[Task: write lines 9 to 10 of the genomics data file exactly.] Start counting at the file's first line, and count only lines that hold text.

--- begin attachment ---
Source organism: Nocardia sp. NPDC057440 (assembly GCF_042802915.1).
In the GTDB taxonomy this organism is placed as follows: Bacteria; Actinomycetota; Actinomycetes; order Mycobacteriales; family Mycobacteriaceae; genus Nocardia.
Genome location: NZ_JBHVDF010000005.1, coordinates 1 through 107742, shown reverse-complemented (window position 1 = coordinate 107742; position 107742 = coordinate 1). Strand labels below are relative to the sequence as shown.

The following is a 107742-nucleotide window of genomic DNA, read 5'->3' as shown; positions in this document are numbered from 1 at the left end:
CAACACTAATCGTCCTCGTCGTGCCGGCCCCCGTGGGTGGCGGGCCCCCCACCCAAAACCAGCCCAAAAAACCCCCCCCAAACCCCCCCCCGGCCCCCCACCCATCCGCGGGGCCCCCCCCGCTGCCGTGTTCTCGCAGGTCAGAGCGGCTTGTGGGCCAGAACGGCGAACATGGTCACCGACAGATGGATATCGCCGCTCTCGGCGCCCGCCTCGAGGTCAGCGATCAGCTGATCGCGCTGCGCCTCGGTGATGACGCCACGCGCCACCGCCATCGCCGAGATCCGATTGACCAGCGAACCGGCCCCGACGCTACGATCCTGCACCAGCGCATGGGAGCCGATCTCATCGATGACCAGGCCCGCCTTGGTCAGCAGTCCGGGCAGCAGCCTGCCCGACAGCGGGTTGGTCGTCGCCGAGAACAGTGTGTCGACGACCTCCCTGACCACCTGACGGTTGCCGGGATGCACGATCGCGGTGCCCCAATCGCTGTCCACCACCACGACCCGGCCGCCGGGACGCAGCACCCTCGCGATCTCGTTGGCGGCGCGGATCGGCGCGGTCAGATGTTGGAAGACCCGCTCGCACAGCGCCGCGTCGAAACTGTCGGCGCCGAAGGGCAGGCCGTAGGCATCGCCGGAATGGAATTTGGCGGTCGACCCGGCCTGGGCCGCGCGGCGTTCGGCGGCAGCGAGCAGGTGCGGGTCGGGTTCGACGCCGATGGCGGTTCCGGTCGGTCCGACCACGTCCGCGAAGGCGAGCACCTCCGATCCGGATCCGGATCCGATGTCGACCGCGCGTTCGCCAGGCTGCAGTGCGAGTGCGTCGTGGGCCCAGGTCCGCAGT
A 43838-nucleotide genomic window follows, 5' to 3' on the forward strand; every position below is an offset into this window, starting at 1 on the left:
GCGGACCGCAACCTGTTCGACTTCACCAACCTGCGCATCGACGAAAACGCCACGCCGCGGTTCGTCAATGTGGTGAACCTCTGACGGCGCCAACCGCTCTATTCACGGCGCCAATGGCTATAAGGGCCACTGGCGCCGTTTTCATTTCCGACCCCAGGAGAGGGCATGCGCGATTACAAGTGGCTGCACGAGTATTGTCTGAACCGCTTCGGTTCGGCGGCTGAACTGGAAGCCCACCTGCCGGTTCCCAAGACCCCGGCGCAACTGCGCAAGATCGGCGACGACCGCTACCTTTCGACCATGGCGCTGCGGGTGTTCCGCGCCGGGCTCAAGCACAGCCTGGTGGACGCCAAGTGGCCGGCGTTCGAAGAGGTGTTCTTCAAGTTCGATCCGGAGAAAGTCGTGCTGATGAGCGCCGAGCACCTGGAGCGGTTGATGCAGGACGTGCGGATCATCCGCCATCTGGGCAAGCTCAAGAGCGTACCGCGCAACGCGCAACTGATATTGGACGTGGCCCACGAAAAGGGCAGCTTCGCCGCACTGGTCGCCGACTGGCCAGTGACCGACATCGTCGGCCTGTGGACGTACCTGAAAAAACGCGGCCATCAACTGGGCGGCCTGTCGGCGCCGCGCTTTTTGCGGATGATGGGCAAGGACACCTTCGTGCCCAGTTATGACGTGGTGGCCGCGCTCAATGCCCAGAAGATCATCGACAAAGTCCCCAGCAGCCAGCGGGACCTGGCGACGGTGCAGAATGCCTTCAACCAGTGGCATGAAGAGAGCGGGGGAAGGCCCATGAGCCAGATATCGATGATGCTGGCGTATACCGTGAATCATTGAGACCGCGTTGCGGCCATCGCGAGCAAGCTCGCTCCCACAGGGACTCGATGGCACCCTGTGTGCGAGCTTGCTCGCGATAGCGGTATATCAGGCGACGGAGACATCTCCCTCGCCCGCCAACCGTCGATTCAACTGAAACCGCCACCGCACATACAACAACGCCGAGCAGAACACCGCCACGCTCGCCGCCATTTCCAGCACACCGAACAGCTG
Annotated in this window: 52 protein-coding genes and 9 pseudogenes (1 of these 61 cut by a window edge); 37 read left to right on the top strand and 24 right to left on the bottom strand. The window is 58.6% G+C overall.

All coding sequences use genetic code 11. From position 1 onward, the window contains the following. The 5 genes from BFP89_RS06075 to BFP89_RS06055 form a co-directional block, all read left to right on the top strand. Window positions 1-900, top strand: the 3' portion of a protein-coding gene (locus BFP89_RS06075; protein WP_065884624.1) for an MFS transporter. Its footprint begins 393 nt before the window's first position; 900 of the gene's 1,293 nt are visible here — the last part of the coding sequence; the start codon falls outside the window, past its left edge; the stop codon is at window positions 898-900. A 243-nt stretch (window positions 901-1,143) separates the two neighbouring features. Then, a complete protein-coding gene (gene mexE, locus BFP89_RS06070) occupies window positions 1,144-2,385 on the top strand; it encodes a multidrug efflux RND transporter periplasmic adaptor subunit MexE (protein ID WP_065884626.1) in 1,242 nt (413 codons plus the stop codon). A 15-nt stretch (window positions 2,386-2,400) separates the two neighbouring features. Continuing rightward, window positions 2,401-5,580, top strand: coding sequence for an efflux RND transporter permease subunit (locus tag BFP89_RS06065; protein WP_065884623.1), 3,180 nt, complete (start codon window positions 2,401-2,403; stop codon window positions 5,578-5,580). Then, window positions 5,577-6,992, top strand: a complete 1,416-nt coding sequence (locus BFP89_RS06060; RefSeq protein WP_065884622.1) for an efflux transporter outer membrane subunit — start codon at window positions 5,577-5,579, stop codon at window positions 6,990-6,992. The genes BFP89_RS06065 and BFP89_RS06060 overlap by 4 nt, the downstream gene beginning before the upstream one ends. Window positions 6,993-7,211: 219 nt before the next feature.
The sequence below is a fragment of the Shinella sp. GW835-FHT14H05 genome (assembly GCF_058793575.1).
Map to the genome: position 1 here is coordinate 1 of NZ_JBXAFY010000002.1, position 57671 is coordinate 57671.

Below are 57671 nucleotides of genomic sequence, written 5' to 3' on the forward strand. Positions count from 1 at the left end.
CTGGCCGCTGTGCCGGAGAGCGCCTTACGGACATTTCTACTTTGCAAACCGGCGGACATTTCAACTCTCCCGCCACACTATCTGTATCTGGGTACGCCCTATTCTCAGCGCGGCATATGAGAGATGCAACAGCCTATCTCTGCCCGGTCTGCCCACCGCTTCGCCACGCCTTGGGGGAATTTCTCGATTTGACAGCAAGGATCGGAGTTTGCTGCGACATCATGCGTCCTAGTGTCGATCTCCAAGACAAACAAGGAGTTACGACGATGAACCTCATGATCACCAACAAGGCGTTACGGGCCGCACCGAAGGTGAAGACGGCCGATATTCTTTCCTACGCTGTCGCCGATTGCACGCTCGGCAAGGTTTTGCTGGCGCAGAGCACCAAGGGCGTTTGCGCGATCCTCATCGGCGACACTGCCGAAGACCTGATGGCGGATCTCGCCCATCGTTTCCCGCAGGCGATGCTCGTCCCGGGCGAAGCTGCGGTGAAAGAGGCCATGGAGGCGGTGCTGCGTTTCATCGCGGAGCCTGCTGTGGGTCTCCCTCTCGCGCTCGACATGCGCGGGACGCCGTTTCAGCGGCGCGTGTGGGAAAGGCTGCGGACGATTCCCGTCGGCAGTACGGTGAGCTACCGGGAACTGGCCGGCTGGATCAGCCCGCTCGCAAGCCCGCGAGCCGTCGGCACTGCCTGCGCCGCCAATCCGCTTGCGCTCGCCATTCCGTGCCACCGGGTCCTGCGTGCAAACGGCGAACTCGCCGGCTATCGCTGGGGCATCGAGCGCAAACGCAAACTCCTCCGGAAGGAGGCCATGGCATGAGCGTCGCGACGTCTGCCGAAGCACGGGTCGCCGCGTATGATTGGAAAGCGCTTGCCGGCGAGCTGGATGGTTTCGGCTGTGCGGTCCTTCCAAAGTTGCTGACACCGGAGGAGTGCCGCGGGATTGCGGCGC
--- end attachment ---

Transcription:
All coding sequences use genetic code 11. From position 1 onward, the window contains the following. The 5 genes from BFP89_RS06075 to BFP89_RS06055 form a co-directional block, all read left to right on the top strand. Window positions 1-900, top strand: the 3' portion of a protein-coding gene (locus BFP89_RS06075; protein WP_065884624.1) for an MFS transporter. Its footprint begins 393 nt before the window's first position; 900 of the gene's 1,293 nt are visible here — the last part of the coding sequence; the start codon falls outside the window, past its left edge; the stop codon is at window positions 898-900. A 243-nt stretch (window positions 901-1,143) separates the two neighbouring features. Then, a complete protein-coding gene (gene mexE, locus BFP89_RS06070) occupies window positions 1,144-2,385 on the top strand; it encodes a multidrug efflux RND transporter periplasmic adaptor subunit MexE (protein ID WP_065884626.1) in 1,242 nt (413 codons plus the stop codon). A 15-nt stretch (window positions 2,386-2,400) separates the two neighbouring features. Continuing rightward, window positions 2,401-5,580, top strand: coding sequence for an efflux RND transporter permease subunit (locus tag BFP89_RS06065; protein WP_065884623.1), 3,180 nt, complete (start codon window positions 2,401-2,403; stop codon window positions 5,578-5,580). Then, window positions 5,577-6,992, top strand: a complete 1,416-nt coding sequence (locus BFP89_RS06060; RefSeq protein WP_065884622.1) for an efflux transporter outer membrane subunit — start codon at window positions 5,577-5,579, stop codon at window positions 6,990-6,992. The genes BFP89_RS06065 and BFP89_RS06060 overlap by 4 nt, the downstream gene beginning before the upstream one ends. Window positions 6,993-7,211: 219 nt before the next feature.
The sequence below is a fragment of the Shinella sp. GW835-FHT14H05 genome (assembly GCF_058793575.1).